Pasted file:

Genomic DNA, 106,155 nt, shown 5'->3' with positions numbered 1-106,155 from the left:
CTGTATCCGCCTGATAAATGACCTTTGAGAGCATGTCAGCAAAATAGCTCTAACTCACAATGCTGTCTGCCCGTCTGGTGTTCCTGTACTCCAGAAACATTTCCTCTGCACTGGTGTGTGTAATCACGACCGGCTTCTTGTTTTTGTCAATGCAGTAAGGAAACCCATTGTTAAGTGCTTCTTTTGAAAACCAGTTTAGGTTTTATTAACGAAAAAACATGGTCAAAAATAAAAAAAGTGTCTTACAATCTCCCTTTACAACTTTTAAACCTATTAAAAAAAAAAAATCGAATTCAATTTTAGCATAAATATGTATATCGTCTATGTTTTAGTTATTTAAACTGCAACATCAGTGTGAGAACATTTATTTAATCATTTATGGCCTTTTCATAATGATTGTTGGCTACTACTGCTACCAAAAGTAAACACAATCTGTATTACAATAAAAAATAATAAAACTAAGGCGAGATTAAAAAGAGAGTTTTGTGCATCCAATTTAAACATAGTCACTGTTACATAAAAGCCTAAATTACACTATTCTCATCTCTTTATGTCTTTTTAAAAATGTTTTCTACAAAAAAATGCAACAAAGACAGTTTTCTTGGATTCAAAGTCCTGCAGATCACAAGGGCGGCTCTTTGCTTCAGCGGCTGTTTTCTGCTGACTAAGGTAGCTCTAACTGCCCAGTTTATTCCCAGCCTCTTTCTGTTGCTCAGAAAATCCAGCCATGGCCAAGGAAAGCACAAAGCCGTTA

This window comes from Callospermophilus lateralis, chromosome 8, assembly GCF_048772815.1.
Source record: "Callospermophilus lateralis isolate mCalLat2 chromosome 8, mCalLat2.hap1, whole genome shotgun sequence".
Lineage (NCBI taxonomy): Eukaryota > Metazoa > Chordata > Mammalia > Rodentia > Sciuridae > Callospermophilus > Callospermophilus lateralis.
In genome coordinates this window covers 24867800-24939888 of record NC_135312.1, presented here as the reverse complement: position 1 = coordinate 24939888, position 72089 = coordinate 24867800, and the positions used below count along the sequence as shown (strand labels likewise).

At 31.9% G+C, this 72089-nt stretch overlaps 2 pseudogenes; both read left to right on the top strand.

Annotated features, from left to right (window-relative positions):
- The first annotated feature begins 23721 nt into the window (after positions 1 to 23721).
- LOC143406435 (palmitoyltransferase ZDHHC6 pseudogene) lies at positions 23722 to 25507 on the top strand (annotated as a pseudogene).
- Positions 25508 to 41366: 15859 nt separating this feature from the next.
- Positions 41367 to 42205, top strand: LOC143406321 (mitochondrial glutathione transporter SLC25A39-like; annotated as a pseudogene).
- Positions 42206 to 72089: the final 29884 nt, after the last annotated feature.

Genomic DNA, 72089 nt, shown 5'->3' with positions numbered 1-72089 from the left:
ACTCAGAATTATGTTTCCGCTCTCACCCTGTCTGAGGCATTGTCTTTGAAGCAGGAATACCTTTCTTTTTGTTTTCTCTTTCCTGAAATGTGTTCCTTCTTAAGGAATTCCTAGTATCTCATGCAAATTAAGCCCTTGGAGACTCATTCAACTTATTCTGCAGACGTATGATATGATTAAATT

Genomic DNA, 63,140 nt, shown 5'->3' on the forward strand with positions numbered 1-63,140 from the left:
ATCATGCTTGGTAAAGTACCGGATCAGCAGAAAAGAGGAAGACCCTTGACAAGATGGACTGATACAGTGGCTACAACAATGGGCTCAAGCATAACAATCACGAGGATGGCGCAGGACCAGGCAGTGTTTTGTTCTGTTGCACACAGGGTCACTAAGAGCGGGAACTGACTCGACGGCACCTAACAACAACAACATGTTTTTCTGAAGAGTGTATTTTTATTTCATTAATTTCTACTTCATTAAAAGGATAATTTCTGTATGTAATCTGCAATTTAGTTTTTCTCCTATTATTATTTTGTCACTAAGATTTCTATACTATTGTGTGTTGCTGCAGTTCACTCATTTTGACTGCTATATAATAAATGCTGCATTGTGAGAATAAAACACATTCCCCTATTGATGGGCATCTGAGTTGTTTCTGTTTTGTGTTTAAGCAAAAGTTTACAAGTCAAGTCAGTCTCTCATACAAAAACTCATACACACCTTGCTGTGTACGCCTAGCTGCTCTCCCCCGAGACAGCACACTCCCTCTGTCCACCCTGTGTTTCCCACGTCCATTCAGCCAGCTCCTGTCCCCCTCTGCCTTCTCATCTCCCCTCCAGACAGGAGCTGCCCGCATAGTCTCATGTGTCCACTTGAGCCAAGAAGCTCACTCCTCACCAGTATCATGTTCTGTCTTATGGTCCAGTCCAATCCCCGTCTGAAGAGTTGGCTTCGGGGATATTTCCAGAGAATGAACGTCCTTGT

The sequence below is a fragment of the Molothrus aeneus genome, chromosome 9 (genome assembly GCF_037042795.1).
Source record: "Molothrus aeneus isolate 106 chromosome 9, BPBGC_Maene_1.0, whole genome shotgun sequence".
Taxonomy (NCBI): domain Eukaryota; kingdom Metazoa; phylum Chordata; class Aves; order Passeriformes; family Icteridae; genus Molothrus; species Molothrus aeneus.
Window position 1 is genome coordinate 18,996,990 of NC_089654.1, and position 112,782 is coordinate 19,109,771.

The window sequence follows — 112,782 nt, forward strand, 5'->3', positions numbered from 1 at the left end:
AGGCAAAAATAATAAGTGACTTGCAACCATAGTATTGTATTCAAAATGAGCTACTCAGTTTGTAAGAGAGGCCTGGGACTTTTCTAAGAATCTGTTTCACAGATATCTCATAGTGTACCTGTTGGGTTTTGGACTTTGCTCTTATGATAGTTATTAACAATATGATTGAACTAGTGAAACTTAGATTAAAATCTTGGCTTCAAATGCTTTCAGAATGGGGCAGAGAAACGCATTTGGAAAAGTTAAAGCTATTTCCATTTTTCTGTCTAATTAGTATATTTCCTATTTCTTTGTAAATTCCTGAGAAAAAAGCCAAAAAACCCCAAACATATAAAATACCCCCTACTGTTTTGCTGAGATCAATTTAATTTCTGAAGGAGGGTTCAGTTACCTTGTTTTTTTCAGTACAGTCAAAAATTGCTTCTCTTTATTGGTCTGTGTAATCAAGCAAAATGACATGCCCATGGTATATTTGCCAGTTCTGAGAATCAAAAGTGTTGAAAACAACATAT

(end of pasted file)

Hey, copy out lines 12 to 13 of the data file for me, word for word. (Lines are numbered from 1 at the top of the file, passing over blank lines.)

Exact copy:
- Positions 41367 to 42205, top strand: LOC143406321 (mitochondrial glutathione transporter SLC25A39-like; annotated as a pseudogene).
- Positions 42206 to 72089: the final 29884 nt, after the last annotated feature.